Sally Sparrow: In the original Ninth Doctor short story “What I Did On My Christmas Holidays by Sally Sparrow”, which Moffat wrote for the 2006 Annual and that he then re-worked into the episode “Blink”, she was a 12-year-old girl. In the end, it turns out that the Doctor only got into contact with her because he met her older self first - a spy on mission in ‘exotic’ Istanbul, whom the Doctor calls “beautiful” and an “amazing woman” in front of the girl. That woman gave him the essay she wrote about her meeting with him as a girl, which she apparently carried with her at all times, because he would need it someday to get out of trouble. The illustrations make the girl look like a young River, by the way. Though that could be just coincidence; I don’t think an author in an anthology has that much influence on the artist’s detail decisions. Still, the character type is clearly already there in his mind. (This is also the only Ninth Doctor adventure without Rose by his side. Though the Doctor’s costume and speech patterns are correct, so it wasn’t written before casting and initial story-planning was done. Strange - for the comics, there was an executive order that there would be no stories without Rose, because it had been implied that the Doctor had just regenerated shortly before he met her. But here Moffat is, implying months of travel without having to deal with with pesky female characters who don’t fit into his idea of what the Doctor should find attractive.)
Rose: “Red bicycle when you were 12” anyone? Yes, this is probably an artifact left over from the original idea RTD had to have the Doctor influence Rose’s life from the start to groom her into the ‘perfect companion’. As far as I’ve heard, RTD scrapped that storyline either because he saw the sort of sexual chemistry the actors had and decided to turn S1 into a love story (this is also why Rose’s stated age doesn’t add up with the baby’s age in “Father’s Day” - originally, the character was supposed to be a couple of years younger), or perhaps because someone explained to him that this plot would be too dark and creepy even if he meant to have the Doctor’s behaviour condemned by the narrative in the end. In any case, the episodes were rewritten and not much was left of this storyline. But who was the only one who didn’t erase the reference to this metaplot from his frist season script but instead acted like it was romantic? Moffat.
‘Told you, I’m a time traveller. I got it in the future. From a beautiful woman on a balcony in Istanbul.’ He smiled, like it was happy memory. ‘She was some sort of spy, I think. Amazing woman!’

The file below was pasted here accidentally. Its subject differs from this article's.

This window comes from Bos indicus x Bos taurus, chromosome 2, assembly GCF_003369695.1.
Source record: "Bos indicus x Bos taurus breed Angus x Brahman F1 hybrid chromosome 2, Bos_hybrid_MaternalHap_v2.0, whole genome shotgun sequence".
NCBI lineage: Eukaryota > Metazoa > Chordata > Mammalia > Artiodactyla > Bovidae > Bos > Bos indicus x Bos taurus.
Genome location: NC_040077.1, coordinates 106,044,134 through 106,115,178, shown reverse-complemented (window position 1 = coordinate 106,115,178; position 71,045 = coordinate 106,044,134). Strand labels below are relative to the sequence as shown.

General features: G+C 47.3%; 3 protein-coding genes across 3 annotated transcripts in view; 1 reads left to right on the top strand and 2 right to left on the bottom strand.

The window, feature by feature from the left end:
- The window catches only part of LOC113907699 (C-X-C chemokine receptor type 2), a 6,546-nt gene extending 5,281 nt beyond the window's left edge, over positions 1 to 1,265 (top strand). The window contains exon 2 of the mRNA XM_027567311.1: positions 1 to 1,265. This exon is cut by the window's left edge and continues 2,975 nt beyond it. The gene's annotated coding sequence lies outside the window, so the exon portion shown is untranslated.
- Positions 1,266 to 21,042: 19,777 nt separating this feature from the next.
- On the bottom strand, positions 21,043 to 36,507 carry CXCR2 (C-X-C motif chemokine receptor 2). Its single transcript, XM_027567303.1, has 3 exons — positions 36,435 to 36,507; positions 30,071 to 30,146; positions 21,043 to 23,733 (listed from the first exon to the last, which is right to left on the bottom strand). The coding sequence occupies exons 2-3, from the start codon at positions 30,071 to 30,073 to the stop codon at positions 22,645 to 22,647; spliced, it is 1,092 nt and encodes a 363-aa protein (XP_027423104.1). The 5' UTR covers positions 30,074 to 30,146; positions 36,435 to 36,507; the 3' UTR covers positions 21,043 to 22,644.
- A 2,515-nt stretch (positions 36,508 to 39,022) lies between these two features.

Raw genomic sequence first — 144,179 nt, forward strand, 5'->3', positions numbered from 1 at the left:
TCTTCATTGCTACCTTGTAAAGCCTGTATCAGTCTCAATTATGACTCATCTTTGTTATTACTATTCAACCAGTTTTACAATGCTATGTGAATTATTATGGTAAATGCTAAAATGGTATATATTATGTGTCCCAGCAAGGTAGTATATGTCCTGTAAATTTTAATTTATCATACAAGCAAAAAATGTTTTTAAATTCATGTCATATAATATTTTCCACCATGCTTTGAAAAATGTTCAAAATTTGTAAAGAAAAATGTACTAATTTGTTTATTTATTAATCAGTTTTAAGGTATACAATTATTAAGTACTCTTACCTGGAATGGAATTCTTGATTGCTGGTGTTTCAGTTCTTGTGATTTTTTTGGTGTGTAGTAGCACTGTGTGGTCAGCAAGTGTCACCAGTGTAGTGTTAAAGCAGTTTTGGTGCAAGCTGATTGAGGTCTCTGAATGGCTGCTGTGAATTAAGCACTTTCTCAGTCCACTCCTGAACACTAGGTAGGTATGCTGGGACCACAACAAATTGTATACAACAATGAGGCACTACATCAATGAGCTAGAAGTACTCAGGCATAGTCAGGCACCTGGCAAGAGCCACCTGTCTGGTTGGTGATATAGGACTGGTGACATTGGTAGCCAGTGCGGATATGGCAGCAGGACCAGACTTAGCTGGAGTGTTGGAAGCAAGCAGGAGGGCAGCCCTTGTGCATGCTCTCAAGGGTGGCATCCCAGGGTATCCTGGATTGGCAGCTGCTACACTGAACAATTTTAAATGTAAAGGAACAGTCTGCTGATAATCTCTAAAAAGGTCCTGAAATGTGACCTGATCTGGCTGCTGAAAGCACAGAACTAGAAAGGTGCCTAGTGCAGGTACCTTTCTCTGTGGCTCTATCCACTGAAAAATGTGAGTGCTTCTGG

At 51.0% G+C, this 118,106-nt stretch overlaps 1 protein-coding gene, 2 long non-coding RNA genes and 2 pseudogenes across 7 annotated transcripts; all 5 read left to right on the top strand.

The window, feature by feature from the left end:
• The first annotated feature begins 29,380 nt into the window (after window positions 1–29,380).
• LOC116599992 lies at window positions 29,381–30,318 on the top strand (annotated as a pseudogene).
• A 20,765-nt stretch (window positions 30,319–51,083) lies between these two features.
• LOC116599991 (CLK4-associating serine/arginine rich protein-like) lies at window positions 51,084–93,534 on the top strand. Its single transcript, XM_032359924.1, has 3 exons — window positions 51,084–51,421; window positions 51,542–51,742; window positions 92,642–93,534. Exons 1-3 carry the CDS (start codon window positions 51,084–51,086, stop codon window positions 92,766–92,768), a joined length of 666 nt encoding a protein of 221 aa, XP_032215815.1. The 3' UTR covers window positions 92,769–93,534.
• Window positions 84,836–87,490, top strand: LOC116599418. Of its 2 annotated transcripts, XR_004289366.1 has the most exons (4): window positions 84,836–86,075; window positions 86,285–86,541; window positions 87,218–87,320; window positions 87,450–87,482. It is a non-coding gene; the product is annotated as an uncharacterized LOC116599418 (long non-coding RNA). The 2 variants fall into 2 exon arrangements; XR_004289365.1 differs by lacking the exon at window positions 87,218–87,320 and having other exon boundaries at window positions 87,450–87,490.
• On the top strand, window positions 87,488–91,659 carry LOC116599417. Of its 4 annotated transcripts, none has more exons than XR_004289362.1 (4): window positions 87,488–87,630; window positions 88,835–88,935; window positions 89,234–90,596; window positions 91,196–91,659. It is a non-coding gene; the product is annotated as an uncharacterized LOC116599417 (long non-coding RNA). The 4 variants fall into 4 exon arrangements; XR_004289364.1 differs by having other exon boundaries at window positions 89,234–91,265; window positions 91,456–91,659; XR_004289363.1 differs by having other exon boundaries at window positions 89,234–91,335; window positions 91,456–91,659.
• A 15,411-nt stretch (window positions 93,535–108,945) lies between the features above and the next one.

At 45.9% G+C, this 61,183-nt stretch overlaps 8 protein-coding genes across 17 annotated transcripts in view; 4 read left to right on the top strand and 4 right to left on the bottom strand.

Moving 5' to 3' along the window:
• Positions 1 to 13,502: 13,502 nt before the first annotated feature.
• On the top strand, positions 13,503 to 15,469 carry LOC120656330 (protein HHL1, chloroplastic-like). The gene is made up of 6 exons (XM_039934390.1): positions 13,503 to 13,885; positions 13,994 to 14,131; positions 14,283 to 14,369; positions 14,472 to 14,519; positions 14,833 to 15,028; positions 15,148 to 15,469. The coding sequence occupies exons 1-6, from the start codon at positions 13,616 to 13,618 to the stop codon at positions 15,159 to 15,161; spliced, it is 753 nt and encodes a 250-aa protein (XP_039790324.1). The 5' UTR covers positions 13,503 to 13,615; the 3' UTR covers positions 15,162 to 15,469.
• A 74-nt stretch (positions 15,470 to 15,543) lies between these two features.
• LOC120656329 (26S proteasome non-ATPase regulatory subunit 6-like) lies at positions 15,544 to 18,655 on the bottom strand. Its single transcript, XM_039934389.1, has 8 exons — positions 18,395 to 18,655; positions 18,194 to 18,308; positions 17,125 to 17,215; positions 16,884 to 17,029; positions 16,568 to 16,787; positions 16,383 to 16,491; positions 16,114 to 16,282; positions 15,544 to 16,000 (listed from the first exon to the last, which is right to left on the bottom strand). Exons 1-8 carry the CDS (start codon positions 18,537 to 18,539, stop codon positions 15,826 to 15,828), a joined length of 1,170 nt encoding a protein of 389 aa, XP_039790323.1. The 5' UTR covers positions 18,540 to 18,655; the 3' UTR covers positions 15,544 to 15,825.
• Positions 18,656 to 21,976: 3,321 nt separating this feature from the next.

You see, I know the best thing in the world. I know what’s coming. I asked the man one more question before the end of the tape. I asked how a beautiful woman spy in the future could have a copy of my Christmas homework.
‘Can’t you guess?’ he smiled. Not grinned, smiled. ‘Her name,’ he continued, ‘Was Sally Sparrow.’
Girl meets Doctor, grows up into a beautiful woman who becomes sexualised by the narrative. ‘Happy memory’ indeed, he says it like this, FULLY KNOWING that this woman was the 12 year old girl he was talking to. That’s so creepy. It also has the Doctor warning Sally about time paradoxes, which is conveniently forgotten by the time Amy comes around.
Someone in our reblogs also mentioned Lorna Bucket from A Good Man Goes to War. She’s a minor character, like Sally, but she also met the Doctor when she was a young girl and spent her whole life knowing she was going to meet him again, which she did right before she died.
And I wasn’t aware of that whole situation regarding Rose and RTD’s initial idea for her. Nevertheless, it was a good idea to scrap it because of the implications of an older man meeting a young girl and then having the romance line when she grows older. Too bad Moffat didn’t quite get the memo.
EDIT: Apparently the idea for Rose was Paul Abbott’s idea, not RTD’s. Thanks for letting us know!
You mentioned several times that in “Blink” the guy who ends up with Sally stalked her. Could you please say how did you come to such conclusion? I obviously missed the clues, or blatantly obvious signs.
I think you’re thinking of Sally’s friend, Kathy Nightingale, who was sent back in time by the Weeping Angels. When she landed in 1920, a young man saw her and followed her around even when she was yelling at him to leave her alone. They ended up getting married and having kids. Sally showed interest in the cop, Billy Shipton, who acted like a bit of a creeper when he first met her, following her down into the garage where the TARDIS was at. Some people, like Sally I suppose, are attracted to that forwardness, but general etiquette would be to NOT follow a young woman into a dark place when she’s alone.
Sally ended up with Kathy’s brother, Larry, who she showed no interest in until the very end when they held hands. He the dude who walked around naked in the beginning and who Sally thought was a bit of a loser. He seems to be Moffat’s first Rory prototype to show that the loser guy can totally get the girl no matter what.
Okay, so I’m just going to try to catalog what things are in the canon about the Weeping Angels.